Do you remember Lucille Ball's 'Life with Lucy'?

Not everything Lucy touched turned to gold. By the mid-'80s, Ball had done it all — formed the mold of the modern sitcom, run a successful production company, won the Cecil B. DeMille Award, etc. Well, she had done almost all of it. She had never played a homeless woman in a tearjerker drama. 

In 1985, she got that chance. Ball showed off her serious acting chops in Stone Pillow, a TV movie for CBS. Ball played a bag lady, and in the first scene emerged from a cocoon of rubbish to proclaim, "Well, I'm still here." The small-screen flick scored well in the ratings, which led to ABC giving the comedienne another crack at a show.

The result was Life with Lucy, a sitcom about three generations living under one roof. It was formulaic, but, hey, Ball concocted the formula years ago. The critics loathed it, and it lost in its time slot to The Facts of Life, eventually being canceled in its first season. Here's the The New York Times, reviewing the series in 1986:

''Life With Lucy'' is almost frantically determined to demonstrate that the old gags and routines still work best. Unfortunately, despite the familiar faces, they worked better the first time around. It is time for fresh ideas that can take advantage of different but still formidable talents.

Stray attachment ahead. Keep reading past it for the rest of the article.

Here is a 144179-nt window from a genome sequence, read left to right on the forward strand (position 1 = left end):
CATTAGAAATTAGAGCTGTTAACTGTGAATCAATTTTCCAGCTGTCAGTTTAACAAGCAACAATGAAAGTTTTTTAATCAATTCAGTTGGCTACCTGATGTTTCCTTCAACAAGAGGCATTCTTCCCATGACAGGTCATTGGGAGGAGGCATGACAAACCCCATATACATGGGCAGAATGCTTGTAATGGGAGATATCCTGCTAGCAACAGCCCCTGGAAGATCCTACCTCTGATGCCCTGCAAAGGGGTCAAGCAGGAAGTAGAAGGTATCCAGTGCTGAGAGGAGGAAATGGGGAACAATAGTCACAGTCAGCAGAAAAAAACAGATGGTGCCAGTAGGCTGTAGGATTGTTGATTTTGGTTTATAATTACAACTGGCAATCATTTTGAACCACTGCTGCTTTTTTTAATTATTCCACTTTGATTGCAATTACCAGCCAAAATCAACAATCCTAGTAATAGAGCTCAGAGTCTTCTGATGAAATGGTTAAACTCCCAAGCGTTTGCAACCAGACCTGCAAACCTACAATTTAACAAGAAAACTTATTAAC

TV Guide at one point rated it the 26th worst show of all time, which seems rather melodramatic considering the bulk of bad television that exists in the world. It's by no means a lost classic, but it's far from unwatchable. The media slammed Ball for doing the thing she essentially invented.

Speaking of slamming, the show featured abundant slapstick, as seen in this hardware store scene with John Ritter, who plays himself.

Some great things did come out of Life with Lucy. Ball's granddaughter was played by a young Jenny Lewis, who would go on to be a fantastic pop musician in Rilo Kiley, the Postal Service and her own solo career. The notion of Lewis and Ball sharing the same screen is both cool and heartwarming, regardless of the circumstances.

Did you ever catch an episode of Life with Lucy? Did you believe that its fate was undeserved?
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